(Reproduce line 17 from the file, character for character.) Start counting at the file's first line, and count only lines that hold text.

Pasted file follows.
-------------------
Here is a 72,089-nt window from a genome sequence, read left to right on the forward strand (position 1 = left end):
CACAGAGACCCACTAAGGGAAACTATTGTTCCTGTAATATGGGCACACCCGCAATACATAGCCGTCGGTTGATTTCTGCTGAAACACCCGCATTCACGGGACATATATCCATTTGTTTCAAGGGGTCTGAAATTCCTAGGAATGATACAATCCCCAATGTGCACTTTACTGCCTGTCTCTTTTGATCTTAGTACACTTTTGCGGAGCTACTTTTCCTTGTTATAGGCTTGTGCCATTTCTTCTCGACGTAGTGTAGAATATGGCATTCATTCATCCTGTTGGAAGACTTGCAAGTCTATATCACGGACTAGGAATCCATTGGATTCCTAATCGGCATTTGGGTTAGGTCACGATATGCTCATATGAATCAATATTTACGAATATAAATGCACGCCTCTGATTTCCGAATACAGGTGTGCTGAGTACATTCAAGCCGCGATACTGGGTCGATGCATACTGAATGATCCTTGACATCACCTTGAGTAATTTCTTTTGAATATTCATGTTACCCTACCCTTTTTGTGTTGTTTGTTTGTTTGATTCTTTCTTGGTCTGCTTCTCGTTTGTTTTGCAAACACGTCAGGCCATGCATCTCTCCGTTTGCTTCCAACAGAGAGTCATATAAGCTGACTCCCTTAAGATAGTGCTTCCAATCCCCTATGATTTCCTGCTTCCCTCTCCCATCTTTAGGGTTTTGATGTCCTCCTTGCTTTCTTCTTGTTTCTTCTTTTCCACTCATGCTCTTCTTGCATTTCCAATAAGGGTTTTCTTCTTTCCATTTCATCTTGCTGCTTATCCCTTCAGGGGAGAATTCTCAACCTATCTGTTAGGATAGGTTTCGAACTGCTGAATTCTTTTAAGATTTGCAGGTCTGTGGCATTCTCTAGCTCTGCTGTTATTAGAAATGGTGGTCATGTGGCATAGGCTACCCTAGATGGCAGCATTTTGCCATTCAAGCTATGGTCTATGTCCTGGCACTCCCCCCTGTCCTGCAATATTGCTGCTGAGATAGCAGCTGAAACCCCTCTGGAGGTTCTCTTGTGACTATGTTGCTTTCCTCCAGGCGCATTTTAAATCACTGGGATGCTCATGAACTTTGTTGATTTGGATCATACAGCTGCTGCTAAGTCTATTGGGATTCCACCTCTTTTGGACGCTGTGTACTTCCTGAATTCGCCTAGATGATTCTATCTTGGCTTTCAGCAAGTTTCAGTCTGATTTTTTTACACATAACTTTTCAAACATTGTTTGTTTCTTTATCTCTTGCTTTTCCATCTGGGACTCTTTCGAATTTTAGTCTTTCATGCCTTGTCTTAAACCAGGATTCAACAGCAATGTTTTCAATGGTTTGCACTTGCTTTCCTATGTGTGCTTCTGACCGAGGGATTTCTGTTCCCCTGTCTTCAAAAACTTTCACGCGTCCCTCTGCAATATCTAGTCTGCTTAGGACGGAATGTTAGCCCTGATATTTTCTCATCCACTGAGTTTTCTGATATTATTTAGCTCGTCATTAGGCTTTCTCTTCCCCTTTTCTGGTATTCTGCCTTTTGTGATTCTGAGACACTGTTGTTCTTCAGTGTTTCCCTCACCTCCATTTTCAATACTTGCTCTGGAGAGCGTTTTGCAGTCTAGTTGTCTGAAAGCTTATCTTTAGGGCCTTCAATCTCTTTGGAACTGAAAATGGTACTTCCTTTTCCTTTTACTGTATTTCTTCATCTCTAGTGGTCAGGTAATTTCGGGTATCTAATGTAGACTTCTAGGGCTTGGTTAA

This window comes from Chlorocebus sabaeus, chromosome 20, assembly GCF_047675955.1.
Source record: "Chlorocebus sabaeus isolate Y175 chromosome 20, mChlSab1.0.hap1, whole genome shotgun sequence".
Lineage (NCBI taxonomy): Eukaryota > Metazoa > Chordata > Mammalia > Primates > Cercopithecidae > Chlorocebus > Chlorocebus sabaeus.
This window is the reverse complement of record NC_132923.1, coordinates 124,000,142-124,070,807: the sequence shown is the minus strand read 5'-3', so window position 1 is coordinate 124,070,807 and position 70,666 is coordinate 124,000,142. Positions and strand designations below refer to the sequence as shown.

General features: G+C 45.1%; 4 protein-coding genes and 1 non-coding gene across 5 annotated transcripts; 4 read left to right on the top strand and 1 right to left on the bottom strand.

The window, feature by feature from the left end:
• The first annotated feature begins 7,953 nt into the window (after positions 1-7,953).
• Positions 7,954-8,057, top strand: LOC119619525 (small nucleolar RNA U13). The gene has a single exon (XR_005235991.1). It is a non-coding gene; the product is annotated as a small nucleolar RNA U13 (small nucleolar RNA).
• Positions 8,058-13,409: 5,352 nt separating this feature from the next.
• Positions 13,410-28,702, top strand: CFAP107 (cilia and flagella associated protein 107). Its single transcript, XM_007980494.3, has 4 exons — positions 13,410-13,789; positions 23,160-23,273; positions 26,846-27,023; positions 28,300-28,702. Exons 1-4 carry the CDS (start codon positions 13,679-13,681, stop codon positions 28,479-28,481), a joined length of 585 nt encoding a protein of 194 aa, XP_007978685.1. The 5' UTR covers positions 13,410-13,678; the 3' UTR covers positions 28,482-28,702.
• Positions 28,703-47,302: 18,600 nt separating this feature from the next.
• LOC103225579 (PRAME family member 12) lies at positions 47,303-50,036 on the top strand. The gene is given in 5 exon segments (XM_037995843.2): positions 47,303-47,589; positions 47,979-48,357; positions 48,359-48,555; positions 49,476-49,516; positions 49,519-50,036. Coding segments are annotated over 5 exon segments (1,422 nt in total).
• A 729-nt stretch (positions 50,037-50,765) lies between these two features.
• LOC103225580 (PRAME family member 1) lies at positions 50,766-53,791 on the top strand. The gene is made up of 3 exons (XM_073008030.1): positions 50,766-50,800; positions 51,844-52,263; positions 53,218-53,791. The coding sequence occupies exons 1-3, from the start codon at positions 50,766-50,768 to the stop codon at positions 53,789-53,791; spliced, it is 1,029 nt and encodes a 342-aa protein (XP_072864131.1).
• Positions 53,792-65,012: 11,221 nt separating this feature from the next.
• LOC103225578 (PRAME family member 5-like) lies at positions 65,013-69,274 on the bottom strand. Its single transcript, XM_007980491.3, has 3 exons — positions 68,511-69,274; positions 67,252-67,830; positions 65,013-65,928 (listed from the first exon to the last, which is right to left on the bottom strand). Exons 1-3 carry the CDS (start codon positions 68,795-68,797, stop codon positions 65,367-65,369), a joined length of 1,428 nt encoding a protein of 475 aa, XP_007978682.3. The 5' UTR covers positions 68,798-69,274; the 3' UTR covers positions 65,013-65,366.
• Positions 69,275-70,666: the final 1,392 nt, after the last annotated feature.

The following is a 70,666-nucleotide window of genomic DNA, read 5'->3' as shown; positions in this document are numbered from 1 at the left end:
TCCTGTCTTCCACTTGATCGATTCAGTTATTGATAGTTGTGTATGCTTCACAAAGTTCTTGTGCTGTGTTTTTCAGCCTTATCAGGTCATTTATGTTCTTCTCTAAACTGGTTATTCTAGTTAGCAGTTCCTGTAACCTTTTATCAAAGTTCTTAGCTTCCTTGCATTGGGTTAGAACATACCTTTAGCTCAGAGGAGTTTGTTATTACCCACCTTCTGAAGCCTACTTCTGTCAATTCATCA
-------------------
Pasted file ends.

• Positions 53,792-65,012: 11,221 nt separating this feature from the next.